Wednesday 20th September 2017,
Balltribe

Adonis Stevenson: A Champion That Doesn’t Matter

Adonis Stevenson: A Champion That Doesn’t Matter

adonis stevenson

Multiple times a week I am on this sight, complaining about the absurd, alphabet-soup insanity of professional boxing. The various sanctioning bodies, with their various belts, have turned the Sweet Science into an incoherent morass.

Fighters who have no business claim world championship status. Only the most dedicated fans even know who the legitimate champions are.

The sanctioning bodies force their champions to face un-derserving mandatories, rather than pursuing unification fights. And too often, once contenders claim an alphabet-soup trinket they content are to rest on it, rather than going out and pursuing the sort of fight that would make them a true champion.

As a result, divisions go years without even having a true world champion. At present, only a handful of the sport’s divisions have a genuine champion.

But the alphabet-soup situation also creates an environment where true champions can coast by and make a mockery out of the very title that they should be proudly defending. That is what has happened right now at light heavyweight.

Adonis Stevenson is the true world champion at 175 pounds. He won that distinction in June 2013, when he knocked out Chad Dawson in Round 1. He’s been the champion in that weight class now for almost four full years, defending the title seven times.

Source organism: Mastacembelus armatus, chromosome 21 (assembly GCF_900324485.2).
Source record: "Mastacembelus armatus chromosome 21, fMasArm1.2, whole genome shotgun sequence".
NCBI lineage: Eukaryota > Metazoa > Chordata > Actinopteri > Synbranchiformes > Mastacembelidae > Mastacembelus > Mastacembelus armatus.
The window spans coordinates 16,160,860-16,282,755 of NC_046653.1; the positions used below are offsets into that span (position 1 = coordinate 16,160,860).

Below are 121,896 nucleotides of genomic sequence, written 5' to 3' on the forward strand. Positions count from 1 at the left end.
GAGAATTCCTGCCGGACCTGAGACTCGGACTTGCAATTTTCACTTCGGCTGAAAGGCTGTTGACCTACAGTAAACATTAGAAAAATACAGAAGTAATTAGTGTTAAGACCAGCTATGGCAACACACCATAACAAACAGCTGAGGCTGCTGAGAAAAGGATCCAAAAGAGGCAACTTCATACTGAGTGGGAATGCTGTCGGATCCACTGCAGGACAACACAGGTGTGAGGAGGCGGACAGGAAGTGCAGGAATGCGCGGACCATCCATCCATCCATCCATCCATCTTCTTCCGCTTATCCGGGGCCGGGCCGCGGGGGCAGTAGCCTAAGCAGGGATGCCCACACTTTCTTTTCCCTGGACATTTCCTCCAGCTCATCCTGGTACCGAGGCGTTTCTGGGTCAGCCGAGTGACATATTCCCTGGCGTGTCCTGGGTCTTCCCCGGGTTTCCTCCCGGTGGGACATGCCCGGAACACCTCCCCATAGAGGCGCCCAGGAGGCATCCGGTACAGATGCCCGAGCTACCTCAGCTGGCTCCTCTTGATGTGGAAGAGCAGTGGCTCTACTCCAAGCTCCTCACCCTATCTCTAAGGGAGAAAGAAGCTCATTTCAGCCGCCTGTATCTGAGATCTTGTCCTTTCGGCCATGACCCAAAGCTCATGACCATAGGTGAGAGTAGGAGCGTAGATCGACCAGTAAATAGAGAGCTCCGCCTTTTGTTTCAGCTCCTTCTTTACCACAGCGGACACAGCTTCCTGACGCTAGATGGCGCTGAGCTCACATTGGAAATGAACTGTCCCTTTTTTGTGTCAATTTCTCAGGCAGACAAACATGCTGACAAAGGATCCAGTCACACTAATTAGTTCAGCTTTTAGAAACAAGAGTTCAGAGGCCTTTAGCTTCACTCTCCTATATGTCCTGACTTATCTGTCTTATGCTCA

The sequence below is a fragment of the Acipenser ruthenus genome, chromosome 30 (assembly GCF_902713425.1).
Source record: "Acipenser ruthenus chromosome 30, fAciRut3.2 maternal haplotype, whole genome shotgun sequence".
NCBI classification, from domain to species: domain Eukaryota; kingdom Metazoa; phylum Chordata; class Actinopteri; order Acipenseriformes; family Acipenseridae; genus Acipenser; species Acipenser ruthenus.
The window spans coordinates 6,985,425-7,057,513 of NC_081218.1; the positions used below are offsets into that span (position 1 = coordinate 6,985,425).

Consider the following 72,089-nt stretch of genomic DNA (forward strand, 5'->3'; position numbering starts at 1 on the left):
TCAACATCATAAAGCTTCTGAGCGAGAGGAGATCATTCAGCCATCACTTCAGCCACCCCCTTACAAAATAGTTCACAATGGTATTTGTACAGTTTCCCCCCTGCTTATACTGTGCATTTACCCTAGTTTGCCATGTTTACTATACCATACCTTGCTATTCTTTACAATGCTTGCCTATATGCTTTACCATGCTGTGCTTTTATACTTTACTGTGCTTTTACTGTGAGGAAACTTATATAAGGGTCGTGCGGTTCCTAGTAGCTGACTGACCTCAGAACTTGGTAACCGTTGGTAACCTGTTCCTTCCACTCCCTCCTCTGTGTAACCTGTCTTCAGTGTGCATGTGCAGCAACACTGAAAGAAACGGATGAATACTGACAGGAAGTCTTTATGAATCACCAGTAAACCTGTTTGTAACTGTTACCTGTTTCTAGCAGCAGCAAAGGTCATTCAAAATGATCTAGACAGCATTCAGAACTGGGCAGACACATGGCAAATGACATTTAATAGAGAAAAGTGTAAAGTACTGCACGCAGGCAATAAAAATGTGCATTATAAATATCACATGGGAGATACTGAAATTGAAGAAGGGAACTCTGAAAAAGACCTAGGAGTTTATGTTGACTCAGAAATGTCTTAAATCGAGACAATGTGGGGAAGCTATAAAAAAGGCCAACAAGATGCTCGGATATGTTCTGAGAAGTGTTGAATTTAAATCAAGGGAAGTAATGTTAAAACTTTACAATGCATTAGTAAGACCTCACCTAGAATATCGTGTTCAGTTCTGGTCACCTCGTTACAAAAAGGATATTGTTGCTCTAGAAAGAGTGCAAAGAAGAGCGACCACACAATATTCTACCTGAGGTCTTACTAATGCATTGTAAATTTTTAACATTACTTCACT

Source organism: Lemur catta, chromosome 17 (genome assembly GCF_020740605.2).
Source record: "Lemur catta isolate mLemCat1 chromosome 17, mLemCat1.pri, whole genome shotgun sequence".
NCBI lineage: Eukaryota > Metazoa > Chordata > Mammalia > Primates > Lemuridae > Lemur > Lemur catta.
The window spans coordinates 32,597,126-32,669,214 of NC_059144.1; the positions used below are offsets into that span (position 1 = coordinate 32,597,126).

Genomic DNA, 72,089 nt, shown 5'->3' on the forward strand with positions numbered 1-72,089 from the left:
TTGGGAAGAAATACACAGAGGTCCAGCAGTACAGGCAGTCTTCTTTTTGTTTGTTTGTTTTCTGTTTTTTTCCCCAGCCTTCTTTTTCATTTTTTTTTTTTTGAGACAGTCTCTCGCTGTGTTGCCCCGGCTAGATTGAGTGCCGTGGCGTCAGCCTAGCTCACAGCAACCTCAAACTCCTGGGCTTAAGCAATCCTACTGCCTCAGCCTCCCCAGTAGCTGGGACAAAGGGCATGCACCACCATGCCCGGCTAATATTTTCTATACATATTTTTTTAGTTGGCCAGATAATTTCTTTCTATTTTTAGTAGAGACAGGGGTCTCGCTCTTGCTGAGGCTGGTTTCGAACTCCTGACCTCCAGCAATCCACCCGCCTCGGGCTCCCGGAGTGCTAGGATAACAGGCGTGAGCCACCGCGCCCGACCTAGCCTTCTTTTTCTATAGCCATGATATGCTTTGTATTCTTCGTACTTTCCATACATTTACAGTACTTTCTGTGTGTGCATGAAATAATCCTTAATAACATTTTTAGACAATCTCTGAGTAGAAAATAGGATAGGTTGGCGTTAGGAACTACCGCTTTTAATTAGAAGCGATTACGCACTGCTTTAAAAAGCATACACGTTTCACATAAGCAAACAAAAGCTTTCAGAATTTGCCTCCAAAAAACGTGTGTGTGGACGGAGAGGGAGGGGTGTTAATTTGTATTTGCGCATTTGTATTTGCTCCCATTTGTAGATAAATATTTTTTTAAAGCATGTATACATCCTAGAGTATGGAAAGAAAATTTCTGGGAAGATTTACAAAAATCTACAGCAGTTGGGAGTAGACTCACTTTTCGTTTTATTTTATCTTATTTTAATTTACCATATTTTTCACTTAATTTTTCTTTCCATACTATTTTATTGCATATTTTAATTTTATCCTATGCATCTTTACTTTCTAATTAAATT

But for the entire time he has been champion, Sergey Kovalev has been the clear-cut No. 1 contender. And Stevenson has ignored him.

In an era when there was one world champion, there would have been a tidle wave of outrage over Stevenson’s failure to defend against Kovalev.

But in the alphabet-soup era, Kovalev was able to collect the various lettered trinkets instead. During the past four years, he has developed into a pound-for-pound star. Kovalev vs. Andre Ward was the biggest fight that happened last year. Their rematch will be the biggest fight to take place this year.

Stevenson, meanwhile, has become damned near irrelevant. Saturday night he faces Andrzej Fonfara, in a rematch of a fight from three years ago. Fonfara beat a shopworn Dawson last March, but most fans will remember him best from last June, when he got knocked out in the first round by Joe Smith.

It’s a disgraceful look for a man with the legitimate claim to the world championship.

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